- Emo Bear
- Vancouver Bc
This conversation is closed.
A Universal Language...
Think about this: your first language, just like religion — you were born into it. As a child, you never got to choose them and things may or may not change until later in life (1).
I have always speculated that babies in so many countries say “ma” because they are either hungry or want to be held or want some attention. If this is true, then generations after generations, mothers have totally made the mistake of assuming that their babies are talking about them.
Unlike computer languages, I don't think we/countries have ever actually sat down together to invent a universal language that's easy to learn, easy to understand and (almost) error-free. We are definitely not quite there yet to take on this challenge. But what if some day, like Sebastian Seung predicts(2), that we will have the brain/every neuron/every synapse mapped and we use that data to understand how languages work in our brain; especially in babies. We can then construct sounds/vocabulary that make sense scientifically and build an efficient language for the whole planet to communicate with.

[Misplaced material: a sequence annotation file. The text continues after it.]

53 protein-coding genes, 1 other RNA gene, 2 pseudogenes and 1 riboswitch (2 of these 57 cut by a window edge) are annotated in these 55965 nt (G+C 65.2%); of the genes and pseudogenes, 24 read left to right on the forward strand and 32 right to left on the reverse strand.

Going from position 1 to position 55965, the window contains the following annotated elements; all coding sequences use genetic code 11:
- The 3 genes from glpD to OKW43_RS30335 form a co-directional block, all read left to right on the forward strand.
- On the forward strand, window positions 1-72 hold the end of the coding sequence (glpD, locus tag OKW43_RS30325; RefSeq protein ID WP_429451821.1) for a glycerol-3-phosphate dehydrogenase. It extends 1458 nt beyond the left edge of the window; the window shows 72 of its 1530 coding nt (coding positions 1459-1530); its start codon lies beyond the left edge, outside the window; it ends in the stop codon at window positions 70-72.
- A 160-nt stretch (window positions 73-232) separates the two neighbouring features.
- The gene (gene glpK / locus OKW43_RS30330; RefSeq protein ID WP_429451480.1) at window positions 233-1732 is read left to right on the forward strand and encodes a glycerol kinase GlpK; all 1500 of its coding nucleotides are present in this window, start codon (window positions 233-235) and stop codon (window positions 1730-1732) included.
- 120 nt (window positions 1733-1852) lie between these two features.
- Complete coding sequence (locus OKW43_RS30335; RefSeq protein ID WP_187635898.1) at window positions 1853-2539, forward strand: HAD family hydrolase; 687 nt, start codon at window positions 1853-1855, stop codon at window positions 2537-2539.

So for now it is important that we keep as many languages alive as we can so that once we have the science to do so, we can study and understand them even further in relationship to the brain.
I hope in the years to come (as a transitional state) our kids will get more exposure to different languages. English will most likely be their main language, but maybe their math class could be taught in Mandarin, science class in Portuguese, history class in German, etc, you get the idea...
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1) This is strictly from a Western point of view (mostly for North Americans who only know English), obviously does not apply to kids in places like Singapore who have to learn 4 languages.
2) “Some day, a fleet of microscopes will capture every neuron and every synapse in a vast database of images... because finding an entire human connectome is one of the greatest technological challenges of all time.” — Sebastian Seung